The idea hunter: how to find the best ideas and make them happen / Andy Boynton and Bill Fischer with William Bole. San Francisco, CA : Jossey-Bass, c2011
Summary: The authors structure their take on creativity and how to cultivate better ideas through the acronym of IDEA (Interested, Diversity, Exercise and Agile). It’s about cross-training your mind and developing a natural curiosity.
Review: This is a fairly short contentless book. It cites textbook examples of the new millennium’s in vogue creative, from the people at Pixar to the person who invented the light-up toothbrush. The authors start with Walt Disney himself. Disney is portrayed as a copier/innovator of the people from Tivoli Gardens when designing Disneyland. This book is forward enough to say that small innovations are enough. They are for this capitalistic world where most people have resigned themselves to a non-creative life. At least from what I can see.
Rating: 4 atriums in Pixar Studios, where animators and sound techs can mix freely and fruitfully
Favorite part: “Accomplished people don’t bulk up their brains with intellectual calisthenics; they immerse themselves in their fields,” explains Steven Pinker. “Novelists read lots of novels, scientists read lots of science.” P.72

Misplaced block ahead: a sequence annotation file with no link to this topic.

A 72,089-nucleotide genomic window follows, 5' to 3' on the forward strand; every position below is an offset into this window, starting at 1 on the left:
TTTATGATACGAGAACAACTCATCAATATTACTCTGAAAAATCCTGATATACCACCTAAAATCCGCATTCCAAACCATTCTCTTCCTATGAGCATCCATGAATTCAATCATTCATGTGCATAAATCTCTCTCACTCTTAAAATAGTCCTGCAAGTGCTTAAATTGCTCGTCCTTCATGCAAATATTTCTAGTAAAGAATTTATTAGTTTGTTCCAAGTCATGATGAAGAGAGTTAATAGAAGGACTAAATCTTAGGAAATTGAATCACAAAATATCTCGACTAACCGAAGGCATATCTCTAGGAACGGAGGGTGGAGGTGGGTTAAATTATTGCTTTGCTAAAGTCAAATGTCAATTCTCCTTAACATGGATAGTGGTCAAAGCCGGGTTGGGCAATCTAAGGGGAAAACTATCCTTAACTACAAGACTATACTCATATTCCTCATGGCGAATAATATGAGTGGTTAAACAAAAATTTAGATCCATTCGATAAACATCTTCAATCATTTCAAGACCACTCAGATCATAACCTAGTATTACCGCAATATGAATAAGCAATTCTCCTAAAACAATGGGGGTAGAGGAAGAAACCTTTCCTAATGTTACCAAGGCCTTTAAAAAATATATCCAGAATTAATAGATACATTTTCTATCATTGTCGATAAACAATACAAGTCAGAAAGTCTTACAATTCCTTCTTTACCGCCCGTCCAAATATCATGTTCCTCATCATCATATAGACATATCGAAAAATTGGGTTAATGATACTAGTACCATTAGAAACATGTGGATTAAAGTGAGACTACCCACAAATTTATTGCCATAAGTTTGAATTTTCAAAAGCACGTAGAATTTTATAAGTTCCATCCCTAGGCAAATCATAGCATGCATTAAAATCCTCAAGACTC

Wine-pairing: The creative habit: learn it and use it for life: a practical guide / Twyla Tharp, with Mark Reiter. By Tharp, Twyla. New York: Simon & Schuster, c2003. Twyla’s creative habit of “tech boxes” is interesting and useful for organizing ideas for one project. I think it’s important to keep track of your seed of inspiration and following where your muse takes you. “Tech boxes” are physical boxes containing scraps of inspiring materials that sit at your home or studio waiting for you to revisits’ them and become reinspired.